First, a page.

Showing posts with the label Access Modifiers

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SQL Interview Success: Unlocking the Top 5 Frequently Asked Queries

 Here are the five top commonly asked SQL queries in the interviews. These you can expect in Data Analyst, or, Data Engineer interviews. Top SQL Queries for Interviews 01. Joins The commonly asked question pertains to providing two tables, determining the number of rows that will return on various join types, and the resultant. Table1 -------- id ---- 1 1 2 3 Table2 -------- id ---- 1 3 1 NULL Output ------- Inner join --------------- 5 rows will return The result will be: =============== 1  1 1   1 1   1 1    1 3    3 02. Substring and Concat Here, we need to write an SQL query to make the upper case of the first letter and the small case of the remaining letter. Table1 ------ ename ===== raJu venKat kRIshna Solution: ========== SELECT CONCAT(UPPER(SUBSTRING(name, 1, 1)), LOWER(SUBSTRING(name, 2))) AS capitalized_name FROM Table1; 03. Case statement SQL Query ========= SELECT Code1, Code2,      CASE         WHEN Code1 = 'A' AND Code2 = 'AA' THEN "A" | "A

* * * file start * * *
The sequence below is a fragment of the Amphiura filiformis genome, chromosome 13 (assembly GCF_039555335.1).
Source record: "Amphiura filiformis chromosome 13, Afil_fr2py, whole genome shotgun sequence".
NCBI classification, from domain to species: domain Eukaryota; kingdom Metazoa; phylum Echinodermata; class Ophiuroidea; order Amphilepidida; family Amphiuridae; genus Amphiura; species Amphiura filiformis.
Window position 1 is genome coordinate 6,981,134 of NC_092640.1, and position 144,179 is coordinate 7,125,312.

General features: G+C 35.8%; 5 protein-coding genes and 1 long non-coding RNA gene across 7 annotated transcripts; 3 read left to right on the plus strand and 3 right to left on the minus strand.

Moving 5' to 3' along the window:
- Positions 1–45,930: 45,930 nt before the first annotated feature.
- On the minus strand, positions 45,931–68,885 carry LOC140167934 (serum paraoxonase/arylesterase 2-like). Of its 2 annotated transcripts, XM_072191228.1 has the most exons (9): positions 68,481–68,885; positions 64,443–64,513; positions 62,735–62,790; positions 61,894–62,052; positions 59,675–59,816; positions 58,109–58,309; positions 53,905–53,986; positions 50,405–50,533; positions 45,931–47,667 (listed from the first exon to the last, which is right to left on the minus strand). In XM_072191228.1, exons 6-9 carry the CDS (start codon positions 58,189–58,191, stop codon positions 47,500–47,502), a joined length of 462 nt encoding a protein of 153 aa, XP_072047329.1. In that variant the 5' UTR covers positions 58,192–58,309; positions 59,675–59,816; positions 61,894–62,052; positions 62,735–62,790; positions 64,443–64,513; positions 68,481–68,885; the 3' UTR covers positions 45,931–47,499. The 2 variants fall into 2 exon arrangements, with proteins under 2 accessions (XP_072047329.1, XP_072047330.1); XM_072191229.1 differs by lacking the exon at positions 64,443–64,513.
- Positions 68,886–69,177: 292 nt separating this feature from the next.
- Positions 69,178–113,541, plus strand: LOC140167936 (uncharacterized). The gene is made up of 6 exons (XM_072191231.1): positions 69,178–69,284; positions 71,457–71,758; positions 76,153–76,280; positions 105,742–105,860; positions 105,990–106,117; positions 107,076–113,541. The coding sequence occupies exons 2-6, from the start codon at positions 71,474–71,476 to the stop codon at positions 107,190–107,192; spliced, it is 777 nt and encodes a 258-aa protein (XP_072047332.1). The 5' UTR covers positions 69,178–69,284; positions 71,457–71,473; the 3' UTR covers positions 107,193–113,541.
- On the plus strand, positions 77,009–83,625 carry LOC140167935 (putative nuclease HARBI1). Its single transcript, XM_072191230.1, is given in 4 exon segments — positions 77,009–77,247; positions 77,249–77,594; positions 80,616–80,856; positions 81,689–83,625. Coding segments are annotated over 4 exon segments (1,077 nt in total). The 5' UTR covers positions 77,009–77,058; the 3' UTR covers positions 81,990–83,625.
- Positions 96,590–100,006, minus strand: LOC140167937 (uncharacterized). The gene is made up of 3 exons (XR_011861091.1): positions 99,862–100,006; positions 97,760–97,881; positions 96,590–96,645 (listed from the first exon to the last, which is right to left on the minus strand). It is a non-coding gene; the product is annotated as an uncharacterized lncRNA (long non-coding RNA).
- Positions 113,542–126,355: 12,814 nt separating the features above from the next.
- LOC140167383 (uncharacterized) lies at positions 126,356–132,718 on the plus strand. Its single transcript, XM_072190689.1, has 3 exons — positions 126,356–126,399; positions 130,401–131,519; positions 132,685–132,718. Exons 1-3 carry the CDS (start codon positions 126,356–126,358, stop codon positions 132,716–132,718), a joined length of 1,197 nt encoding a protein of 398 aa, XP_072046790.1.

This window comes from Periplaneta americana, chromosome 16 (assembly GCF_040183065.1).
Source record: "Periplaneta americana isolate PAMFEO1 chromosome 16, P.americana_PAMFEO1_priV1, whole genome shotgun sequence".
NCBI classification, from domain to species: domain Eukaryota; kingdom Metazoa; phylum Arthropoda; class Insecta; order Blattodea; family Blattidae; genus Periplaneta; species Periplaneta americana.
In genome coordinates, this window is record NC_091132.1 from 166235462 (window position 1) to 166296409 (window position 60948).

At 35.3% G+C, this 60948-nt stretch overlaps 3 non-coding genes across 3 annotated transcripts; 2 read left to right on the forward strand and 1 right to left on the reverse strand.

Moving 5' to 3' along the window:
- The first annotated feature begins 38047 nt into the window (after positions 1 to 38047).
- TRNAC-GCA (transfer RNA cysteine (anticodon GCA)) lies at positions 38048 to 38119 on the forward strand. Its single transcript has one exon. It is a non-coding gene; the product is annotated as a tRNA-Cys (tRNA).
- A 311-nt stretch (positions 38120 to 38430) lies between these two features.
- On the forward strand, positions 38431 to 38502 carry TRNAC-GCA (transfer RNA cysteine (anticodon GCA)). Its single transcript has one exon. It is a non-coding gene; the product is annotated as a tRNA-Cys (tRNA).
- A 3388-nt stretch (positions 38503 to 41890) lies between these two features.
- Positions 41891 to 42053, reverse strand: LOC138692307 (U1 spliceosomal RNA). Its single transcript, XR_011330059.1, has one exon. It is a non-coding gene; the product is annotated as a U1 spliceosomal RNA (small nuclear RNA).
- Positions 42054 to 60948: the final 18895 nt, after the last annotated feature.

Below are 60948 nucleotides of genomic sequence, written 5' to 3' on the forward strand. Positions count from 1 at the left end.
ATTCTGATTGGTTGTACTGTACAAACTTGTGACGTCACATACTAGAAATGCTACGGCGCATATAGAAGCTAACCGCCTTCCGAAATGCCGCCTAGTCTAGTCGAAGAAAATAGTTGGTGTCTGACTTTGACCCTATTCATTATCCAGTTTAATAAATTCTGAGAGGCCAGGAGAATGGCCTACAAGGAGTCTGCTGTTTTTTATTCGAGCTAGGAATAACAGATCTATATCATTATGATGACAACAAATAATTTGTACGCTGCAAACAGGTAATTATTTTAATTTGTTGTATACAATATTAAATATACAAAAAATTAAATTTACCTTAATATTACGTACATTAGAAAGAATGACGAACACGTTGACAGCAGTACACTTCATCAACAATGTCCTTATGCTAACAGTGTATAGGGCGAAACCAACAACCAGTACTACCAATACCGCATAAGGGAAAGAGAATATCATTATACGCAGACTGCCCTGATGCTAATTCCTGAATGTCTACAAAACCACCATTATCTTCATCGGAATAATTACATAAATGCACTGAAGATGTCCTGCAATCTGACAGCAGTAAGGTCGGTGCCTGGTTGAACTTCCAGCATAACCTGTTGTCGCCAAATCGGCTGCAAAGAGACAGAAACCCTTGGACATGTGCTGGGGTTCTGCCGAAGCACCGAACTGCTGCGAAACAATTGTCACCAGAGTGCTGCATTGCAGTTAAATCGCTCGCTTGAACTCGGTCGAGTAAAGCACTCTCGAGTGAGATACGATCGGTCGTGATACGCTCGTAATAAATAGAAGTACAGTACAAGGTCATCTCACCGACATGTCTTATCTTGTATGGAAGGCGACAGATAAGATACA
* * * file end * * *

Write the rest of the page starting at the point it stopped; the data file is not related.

3 Exclusive Access Modifiers in Python

Here are three access modifiers in Python - Public, Protect, and Private. Access modifiers control the access to a variable/or method.  You may have a question that does python supports access modifiers? The answer is yes. In general, all the variables/or methods are public. Which means accessible to other classes. The private and protect access modifiers will have some rules. And the notation for protect and private are different. The single underscore is for protected and the double underscore is for private. Here is how to find Python list frequent items. Differences between Public, Protect and Private Public access modifier Public variables are accessible outside the class. So in the output, the variables are displayed. class My_employee:     def __init__(self, my_name, my_age):         self.my_name = my_name  #public         self.my_age = my_age   # public my_emp = My_employee('Raj',34) print(my_emp.my_name) print(my_emp.my_age) my_emp.my_name = 'Rohan' print(my_em